Meryl Streep used her platform as this year’s recipient of the Cecil B. DeMille Award not to talk about her career—because we all know the story of that already—but to pointedly take a stand against Trumpian values. In her speech, Streep made calls for inclusiveness, empathy, and a free and fierce press. She began by describing the backgrounds of fellow nominees, arguing that “Hollywood is crawling with outsiders and foreigners, and if we kick them all out, you’ll have nothing to watch but football and mixed martial arts, which are not the arts.”
But the crux of her speech honed in on the November 2015 instance in which President-Elect Donald Trump mocked a disabled New York Times reporter. She called it a “performance this year that stunned” her. “Not because it was good,” she said. “There was nothing good about it, but it was effective and it did its job. It made its intended audience laugh and show their teeth.”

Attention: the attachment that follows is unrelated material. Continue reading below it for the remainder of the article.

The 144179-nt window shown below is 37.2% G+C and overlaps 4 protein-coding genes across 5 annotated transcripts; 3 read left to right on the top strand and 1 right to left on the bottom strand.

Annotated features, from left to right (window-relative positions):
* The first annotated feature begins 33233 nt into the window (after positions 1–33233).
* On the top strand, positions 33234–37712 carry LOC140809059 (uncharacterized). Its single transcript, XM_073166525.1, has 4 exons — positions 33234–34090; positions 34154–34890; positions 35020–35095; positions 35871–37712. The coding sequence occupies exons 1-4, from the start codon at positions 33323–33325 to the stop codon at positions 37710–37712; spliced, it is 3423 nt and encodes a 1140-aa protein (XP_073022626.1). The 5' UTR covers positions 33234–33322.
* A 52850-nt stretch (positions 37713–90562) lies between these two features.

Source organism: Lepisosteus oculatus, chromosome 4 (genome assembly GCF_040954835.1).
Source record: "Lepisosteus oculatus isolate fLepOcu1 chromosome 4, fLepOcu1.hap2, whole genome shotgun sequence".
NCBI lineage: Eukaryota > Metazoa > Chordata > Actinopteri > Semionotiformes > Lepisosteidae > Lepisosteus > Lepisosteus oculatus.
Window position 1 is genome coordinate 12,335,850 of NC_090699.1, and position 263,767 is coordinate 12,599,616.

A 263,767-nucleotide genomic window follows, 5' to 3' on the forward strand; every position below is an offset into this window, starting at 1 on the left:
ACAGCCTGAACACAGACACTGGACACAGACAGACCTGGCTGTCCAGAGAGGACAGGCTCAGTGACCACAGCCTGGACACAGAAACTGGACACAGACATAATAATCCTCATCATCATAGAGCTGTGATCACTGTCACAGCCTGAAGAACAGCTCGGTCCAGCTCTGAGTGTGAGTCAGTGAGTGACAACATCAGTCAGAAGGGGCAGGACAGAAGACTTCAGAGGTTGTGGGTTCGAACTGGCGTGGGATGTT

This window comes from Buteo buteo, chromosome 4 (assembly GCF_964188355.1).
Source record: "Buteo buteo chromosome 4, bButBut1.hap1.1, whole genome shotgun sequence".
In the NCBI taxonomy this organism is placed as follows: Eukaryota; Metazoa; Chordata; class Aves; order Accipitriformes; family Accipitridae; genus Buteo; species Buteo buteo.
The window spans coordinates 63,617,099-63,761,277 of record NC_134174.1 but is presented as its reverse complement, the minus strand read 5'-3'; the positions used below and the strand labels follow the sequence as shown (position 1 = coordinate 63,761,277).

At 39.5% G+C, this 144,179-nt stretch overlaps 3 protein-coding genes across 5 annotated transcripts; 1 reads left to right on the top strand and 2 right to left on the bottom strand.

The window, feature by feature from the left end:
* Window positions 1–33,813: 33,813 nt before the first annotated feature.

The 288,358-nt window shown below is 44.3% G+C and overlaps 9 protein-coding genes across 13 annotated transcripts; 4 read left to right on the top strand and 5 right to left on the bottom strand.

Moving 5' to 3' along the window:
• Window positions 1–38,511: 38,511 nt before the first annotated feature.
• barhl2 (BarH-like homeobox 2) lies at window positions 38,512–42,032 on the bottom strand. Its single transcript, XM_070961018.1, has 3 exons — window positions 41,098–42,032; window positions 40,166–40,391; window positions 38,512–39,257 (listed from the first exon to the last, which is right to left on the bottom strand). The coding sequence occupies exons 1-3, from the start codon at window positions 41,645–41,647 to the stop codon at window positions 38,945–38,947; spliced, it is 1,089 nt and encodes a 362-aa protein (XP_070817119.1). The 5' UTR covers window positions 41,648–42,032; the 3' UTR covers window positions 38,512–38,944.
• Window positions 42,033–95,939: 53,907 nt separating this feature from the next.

She continued: “Disrespect invites disrespect, violence incites violence. And when the powerful use their position to bully others we all lose.”
After asking the audience to support the Committee To Protect Journalists, Streep wrapped up with two anecdotes. In the first, she recalled how Tommy Lee Jones once remarked to her on the “privilege” of being an actor. She concurred, adding: “We have to remind each other of the privilege and the responsibility of the act of empathy.” But she ultimately concluded on the words of her friend Carrie Fisher. “Take your broken heart, make it into art,” she said.